The unrelenting dark mood of the film took its toll on the cast and crew. "There was tension," admits Schepisi. "When you're immersing yourself in such highly emotional scenes for 10 hours a day, it's pretty tough. Everyone looks for humor to lighten the atmosphere - we had some laughs."

Streep is especially beholden to her costar for those lighter moments. "The time we had together onscreen was so intense," Streep says, "that I was grateful it was someone as witty and droll as Sam that I was spending time with in the off screen moments, to relieve the tension. He has a great barking laugh that you won't hear in this film, but that I hear whenever I think about him."

Neill asked to spend a few days with the Chamberlain family so he could better understand his role. When he arrived at the country train station north of Sydney, Michael wasn't there to meet him as planned; Neill was left standing on the empty platform in the middle of nowhere. "Five minutes later, [Michael] walked out of the doorway and came walking along the platform toward me," Neill recounts. "And it was then that I realized that actually I was under observation. Somehow the tables had been turned here - the observer was being observed." What he found in Michael was not the man who, eight years ago, was "somewhat naive, extremely trusting, a sort of simple man, in the best sense. . . . He's now much more cagey, much less inclined to trust.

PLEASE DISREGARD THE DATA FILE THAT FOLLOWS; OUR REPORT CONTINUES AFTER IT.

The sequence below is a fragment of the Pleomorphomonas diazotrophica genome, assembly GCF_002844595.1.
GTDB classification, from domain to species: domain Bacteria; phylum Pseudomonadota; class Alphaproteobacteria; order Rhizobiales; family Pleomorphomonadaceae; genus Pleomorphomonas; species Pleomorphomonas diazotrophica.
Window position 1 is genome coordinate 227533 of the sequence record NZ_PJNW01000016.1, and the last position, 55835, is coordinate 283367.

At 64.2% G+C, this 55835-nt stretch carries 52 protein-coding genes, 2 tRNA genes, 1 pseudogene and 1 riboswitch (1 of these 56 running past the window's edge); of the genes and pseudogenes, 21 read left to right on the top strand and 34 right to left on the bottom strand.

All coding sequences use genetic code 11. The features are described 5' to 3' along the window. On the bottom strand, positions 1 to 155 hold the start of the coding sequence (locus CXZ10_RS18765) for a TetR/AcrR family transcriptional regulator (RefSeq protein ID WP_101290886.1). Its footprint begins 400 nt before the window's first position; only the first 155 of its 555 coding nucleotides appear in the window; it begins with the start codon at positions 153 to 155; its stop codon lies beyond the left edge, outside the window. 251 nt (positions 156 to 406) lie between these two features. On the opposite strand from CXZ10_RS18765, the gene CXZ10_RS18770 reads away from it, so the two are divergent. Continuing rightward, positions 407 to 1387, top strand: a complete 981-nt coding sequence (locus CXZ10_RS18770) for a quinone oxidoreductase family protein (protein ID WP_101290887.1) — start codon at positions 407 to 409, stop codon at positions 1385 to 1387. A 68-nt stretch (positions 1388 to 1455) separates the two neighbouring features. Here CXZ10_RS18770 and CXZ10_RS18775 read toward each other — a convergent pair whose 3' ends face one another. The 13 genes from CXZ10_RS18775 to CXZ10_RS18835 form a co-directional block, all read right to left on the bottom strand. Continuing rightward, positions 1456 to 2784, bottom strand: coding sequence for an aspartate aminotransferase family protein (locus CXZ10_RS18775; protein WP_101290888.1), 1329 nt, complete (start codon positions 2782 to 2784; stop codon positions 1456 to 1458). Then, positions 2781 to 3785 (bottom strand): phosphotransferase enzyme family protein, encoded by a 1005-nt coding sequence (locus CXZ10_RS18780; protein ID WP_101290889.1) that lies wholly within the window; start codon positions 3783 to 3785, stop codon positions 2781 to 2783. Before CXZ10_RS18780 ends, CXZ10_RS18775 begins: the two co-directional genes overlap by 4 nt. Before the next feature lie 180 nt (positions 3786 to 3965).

"In the course of that time I got to like [the Chamberlains] very much," Neill says. "That in itself is slightly problematic, because you feel sort of duty bound to get it right. And to sort of do him justice, I suppose. But having said that, I think it's an objective performance."

Neill took a diametrically opposed approach when preparing to play Oscar Ogg in Leap of Faith on CBS last October. Although Ogg - the husband of cancer-survivor Debby Ogg - is another real-life character, Neill didn't meet him, didn't research him and didn't hide his own New Zealand accent to play him. "The Oscar in the film is sort of a work of fiction," he concedes. Anne Archer, who portrayed Debby Ogg, agrees with Streep about her costar's ability to create laughter on the set: "He likes to pull little, gentle jokes, but nothing that would hurt anybody. Sam is very huggable. There's a quiet gentleness about him. He has the characteristics of someone who lives in a simpler world."

That world includes London, Sydney and New Zealand, where, on quick retreats, Neill spends time with his longtime companion, Noriko Watanabe, and his stepdaughter and son. "I've become a bit of a family man, I guess," he says.

In what must be a relief from the weighty subject matter of A Cry in the Dark, Neill will appear next year in Dead Calm, a thriller set on the high seas. Fielding so many good roles may make it difficult for him to blend in with all the other poppies. "I do get stopped in the street a lot," Neill says. "It drives them crazy because they know me well, but they don't know my name. . . . I quite like that in a way." He pauses, considering the relative merits of fame and anonymity, then quietly and apologetically adds, "It gives me sort of savage pleasure."





  Home    Articles    Photo Gallery    Wallpapers    Video    About Sam    Updates   

Copyright(c) 2006 Sam Neill Online. All rights reserved.